8. ^ a b c d e f g h Ramesh Menon (2011). Siva: The Siva Purana Retold (1, Fourth Re-print ed.). Rupa and Co. ISBN 812911495X. 
  9. ^ "The list of Hindu sacred books". John Bruno Hare. 2010. Retrieved 2013-07-23. 
  10. ^ a b c d e f Skanda Purana (Pre-historic Sanskrtit literature), G. V. TAGARE (Author), (August 1, 1992). G.P. Bhatt, ed. Skanda-Purana, Part 1. Ganesh Vasudeo Tagare (trans.) (1 ed.). Motilal Banarsidass. ISBN 8120809661. 
  11. ^ "What are Puranas? Are they Myths?". boloji.com. Retrieved 12 August 2013. 
  12. ^ Wendy Doniger, ed. (1993). Purana Perennis: Reciprocity and Transformation in Hindu and Jaina Texts. State University of New York Press. ISBN 9780791413814. 
  13. ^ "If one is hurt by the arrows of an enemy, one is not as aggrieved as when cut by the unkind words of a relative, for such grief continues to rend one's heart day and night". Naturallyyoga.com. Retrieved 2014-02-17. 
  14. ^ a b c d e "Essence Of Maha Bhagavatha Purana". Shri Kanchi Kamakoti Peetham. Retrieved 2013-07-23. 
  15. ^ a b c "ഇതു ദക്ഷ യാഗ ഭൂമി". Malayala Manorama. 2013. Retrieved 2013-07-23. 
  16. ^ "Samskaras the sacrament of Hinduism-The role of women". Hinduwebsite.com. Retrieved 2014-02-17. 
  17. ^ "The story of Sage Dadhichi and Vajrayudha". Hindu=-blog.com. Retrieved 19 August 2013. 
  18. ^ "Lord Shiva stories, Shiva purana". Sivaporana.blogspot.in. 2009. Retrieved 2013-07-23. 
  19. ^ a b c (Translator), Swami Vijnanananda (2007). The Srimad Devi Bhagavatam. Munshiram Maniharlal. ISBN 8121505917. 
  20. ^ Roger Housden (1996). Travels Through Sacred India (1 ed.). Thorsons. ISBN 1855384973. 
  21. ^ "Manikyamba devi, Draksharamam (Andhra Pradesh)". specialyatra.com. Retrieved 2 August 2013.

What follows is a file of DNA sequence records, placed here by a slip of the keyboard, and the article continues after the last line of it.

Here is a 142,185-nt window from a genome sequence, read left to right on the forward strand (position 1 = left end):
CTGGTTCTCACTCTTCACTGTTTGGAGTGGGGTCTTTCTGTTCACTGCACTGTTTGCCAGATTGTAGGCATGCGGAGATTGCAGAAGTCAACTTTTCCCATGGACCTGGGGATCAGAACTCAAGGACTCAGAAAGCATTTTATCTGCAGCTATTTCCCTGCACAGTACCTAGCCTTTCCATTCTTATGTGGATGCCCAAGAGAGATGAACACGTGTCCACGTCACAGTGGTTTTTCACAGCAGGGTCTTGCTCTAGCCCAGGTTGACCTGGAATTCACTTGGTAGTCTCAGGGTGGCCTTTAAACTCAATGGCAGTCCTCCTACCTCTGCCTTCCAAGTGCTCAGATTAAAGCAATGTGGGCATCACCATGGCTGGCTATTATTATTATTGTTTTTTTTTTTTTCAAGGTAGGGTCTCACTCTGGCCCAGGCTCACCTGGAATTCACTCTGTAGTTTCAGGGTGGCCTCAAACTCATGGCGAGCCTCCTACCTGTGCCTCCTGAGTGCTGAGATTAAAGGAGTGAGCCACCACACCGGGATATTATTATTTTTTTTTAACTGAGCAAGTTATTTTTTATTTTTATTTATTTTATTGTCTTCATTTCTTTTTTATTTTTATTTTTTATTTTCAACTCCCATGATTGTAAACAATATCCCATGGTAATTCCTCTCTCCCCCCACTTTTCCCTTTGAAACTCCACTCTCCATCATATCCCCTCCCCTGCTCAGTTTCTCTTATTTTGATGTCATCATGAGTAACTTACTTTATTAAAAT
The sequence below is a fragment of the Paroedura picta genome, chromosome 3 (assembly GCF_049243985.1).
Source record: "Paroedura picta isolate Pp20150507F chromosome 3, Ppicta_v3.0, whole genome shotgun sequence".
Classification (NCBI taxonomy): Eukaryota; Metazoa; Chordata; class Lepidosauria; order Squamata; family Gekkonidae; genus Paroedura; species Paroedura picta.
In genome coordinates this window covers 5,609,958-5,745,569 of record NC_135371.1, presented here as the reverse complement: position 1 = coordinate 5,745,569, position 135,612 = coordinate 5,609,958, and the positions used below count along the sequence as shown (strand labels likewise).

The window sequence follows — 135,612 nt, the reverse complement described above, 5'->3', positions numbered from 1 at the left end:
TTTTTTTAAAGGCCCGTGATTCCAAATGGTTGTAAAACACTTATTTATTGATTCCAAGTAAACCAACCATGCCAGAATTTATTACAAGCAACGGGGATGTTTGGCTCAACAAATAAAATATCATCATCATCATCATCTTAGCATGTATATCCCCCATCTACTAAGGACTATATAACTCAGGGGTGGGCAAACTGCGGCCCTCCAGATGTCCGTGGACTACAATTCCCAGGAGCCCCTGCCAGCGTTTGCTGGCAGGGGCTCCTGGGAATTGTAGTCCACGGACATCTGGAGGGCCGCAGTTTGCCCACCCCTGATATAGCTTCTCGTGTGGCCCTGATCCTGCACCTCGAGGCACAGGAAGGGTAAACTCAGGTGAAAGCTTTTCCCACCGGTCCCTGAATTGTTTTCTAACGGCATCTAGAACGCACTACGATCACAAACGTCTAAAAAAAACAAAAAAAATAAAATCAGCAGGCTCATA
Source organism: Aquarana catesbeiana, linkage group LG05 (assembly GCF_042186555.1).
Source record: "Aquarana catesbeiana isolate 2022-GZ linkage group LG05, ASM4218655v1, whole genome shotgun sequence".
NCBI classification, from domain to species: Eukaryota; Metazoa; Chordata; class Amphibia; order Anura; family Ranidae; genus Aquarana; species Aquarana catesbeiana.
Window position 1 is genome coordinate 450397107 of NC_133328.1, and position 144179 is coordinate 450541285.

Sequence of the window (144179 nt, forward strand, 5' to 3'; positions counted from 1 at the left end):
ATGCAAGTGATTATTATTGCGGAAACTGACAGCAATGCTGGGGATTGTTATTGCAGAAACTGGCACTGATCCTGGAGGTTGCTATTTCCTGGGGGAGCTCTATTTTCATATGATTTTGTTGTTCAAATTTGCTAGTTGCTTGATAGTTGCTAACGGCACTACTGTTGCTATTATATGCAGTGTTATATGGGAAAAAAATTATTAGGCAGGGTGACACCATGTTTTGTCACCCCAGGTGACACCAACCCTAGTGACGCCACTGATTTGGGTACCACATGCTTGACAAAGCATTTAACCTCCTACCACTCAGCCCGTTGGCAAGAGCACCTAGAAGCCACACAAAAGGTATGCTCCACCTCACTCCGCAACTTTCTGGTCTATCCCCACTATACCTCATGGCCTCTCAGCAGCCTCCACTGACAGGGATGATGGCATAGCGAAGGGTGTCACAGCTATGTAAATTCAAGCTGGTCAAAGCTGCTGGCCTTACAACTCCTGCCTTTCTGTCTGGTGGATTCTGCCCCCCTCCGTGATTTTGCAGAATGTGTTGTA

22. ^ "18 Shakti peethas". shaktipeethas.org. Retrieved 2 August 2013. 
  23. ^ "Mahalakshmi Temple Kolapur". mahalaxmikolhapur.com. 2010. Retrieved 2 August 2013. 
  24. ^ "Jogulamba Temple, Alampur". hoparoundindia.com. Retrieved 2 August 2013. 
  25. ^ "Travel Guru: Ashta Dasha Shakti Peethas (Shankari devi, Kamakshi Devi, Srigala Devi, Chamundeshwari devi, Jogulamba devi, Bhramaramba devi, Mahalakshmi devi, Ekaveerika Devi, Mahakali devi, Puruhutika devi, Girija Devi, Manikyamba devi, Kamarupa devi, Madhaveswari devi, Vaishnavi devi, Sarvamangala devi, Vishalakshi devi, Saraswathi devi)". Badatravelguru.blogspot.in. Retrieved 2014-02-17. 
  26. ^ E. Alan Morinis (1984). Pilgrimage in the Hindu Tradition: A Case Study of West Bengal. US: Oxford University South Asian studies series, Oxford University Press. ISBN 0195614127. 
  27. ^ "Kottiyoor Devaswam Temple Administration Portal". Kottiyoordevaswom.com. Retrieved 20 July 2013. 
  28. ^ "Parashurama’s entry". Kottiyoordevaswom.com. Retrieved 11 August 2013. 
  29. ^ "Sri Kottiyoor Temple, Kannur, Kerala". keralaholidays247.com. Kerala Holidays. Retrieved 3 August 2015. 

Bibliography of notable offline sources[edit]

Further reading[edit]

  • (Translator), H.H Wilson (January 31, 2003). Select Works Of Sri Sankaracharya: Sanskrit Text And English Translation. Cosmo Publishing. ISBN 8177557459. 
  • (Translator), F. Max Muller (June 1, 2004). The Upanishads, Vol I. Kessinger Publishing, LLC. ISBN 1419186418.